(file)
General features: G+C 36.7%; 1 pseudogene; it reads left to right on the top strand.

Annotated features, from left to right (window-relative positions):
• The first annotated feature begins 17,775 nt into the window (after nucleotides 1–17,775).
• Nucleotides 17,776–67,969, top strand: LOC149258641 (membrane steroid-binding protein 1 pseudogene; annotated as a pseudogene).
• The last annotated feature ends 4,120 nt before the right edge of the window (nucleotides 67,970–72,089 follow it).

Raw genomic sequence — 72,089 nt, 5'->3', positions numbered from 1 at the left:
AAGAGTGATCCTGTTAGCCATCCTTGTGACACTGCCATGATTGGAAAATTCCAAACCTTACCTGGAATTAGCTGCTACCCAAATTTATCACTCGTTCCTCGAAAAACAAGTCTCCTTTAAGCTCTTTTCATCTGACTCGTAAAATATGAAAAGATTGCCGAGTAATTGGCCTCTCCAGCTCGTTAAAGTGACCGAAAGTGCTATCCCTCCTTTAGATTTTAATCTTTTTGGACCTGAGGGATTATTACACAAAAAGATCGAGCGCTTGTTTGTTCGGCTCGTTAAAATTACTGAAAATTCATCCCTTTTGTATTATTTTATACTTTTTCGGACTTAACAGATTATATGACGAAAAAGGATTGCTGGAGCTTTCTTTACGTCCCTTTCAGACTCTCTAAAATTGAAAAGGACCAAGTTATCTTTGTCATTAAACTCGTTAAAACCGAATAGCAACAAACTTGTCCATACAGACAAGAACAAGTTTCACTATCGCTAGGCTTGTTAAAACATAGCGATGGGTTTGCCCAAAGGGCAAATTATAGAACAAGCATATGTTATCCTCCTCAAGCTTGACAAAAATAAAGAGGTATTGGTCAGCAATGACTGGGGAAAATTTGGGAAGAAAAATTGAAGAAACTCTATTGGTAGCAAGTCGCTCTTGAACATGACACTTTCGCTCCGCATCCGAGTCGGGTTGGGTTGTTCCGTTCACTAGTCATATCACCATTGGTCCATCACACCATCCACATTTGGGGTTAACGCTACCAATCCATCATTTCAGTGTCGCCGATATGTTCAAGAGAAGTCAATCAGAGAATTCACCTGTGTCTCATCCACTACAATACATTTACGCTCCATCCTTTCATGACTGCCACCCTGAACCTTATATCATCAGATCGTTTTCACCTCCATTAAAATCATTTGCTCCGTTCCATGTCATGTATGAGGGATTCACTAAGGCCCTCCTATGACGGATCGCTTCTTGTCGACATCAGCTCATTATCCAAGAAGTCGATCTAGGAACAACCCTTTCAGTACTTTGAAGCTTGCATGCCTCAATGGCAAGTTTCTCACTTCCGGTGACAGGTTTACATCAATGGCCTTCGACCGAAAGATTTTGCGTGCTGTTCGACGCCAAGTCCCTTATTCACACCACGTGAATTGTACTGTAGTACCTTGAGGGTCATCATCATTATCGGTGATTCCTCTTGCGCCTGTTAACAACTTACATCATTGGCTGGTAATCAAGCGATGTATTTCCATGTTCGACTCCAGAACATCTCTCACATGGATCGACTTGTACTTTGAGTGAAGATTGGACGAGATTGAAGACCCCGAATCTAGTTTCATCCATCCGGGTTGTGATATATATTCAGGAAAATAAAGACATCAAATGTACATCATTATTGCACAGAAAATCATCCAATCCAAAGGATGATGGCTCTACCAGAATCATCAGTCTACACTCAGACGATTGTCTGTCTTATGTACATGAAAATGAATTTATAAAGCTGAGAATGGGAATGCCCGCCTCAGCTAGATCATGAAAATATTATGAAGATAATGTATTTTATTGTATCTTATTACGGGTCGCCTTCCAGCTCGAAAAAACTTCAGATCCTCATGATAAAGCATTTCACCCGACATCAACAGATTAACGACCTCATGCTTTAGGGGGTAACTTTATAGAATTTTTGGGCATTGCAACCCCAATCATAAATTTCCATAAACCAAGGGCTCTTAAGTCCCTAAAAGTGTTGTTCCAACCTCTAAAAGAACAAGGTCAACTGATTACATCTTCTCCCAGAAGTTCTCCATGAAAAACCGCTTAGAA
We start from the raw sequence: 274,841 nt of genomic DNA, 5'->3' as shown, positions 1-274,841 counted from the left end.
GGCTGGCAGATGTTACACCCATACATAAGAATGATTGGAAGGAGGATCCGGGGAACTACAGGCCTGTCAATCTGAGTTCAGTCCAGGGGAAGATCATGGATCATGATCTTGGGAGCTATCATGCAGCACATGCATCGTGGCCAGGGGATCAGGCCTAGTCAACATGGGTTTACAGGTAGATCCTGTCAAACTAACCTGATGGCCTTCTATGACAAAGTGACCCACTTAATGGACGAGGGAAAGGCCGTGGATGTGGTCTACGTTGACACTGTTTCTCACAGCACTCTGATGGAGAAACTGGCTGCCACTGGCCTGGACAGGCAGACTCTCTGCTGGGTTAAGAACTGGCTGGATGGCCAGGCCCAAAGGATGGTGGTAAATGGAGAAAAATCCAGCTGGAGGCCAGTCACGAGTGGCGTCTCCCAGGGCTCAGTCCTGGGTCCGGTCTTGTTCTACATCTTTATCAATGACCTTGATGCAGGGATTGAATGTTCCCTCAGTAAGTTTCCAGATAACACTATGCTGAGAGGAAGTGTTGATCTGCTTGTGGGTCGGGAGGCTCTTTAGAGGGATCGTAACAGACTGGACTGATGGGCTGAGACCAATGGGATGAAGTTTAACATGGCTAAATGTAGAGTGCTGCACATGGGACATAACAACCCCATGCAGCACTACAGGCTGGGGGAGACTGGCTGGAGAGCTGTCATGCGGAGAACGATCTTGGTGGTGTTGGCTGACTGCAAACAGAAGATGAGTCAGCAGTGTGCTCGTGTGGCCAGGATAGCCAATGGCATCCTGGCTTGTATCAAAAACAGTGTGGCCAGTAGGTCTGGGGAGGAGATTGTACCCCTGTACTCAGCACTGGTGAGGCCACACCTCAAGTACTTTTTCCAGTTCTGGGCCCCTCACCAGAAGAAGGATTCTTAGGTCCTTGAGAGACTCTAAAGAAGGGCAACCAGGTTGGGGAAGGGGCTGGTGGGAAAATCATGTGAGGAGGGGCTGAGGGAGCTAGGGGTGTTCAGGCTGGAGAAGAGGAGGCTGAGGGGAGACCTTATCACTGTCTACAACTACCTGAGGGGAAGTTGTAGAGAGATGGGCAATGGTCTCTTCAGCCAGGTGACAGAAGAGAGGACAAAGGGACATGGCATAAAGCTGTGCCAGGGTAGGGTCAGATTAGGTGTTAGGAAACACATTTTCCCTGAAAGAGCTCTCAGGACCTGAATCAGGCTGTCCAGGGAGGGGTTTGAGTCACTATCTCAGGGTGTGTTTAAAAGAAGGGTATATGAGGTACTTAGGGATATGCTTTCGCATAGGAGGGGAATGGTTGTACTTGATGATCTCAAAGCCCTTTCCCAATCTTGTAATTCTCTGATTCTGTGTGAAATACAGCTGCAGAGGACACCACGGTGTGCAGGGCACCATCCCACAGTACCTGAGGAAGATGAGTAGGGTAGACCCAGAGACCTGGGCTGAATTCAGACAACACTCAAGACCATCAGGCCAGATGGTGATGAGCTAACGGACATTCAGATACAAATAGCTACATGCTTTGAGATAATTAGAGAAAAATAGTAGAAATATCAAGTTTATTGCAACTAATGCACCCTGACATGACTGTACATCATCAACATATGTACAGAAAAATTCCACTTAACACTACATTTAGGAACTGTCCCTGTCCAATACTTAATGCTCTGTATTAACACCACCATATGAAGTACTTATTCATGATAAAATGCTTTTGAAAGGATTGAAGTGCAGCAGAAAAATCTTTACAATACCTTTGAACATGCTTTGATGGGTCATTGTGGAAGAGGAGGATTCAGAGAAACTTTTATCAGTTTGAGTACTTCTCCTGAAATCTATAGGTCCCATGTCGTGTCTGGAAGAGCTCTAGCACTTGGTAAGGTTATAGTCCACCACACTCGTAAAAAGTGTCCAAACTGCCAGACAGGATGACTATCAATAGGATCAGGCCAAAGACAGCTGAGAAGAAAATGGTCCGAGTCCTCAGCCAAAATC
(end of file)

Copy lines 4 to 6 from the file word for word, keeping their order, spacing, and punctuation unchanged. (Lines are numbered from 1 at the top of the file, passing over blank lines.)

• Nucleotides 17,776–67,969, top strand: LOC149258641 (membrane steroid-binding protein 1 pseudogene; annotated as a pseudogene).
• The last annotated feature ends 4,120 nt before the right edge of the window (nucleotides 67,970–72,089 follow it).

Raw genomic sequence — 72,089 nt, 5'->3', positions numbered from 1 at the left: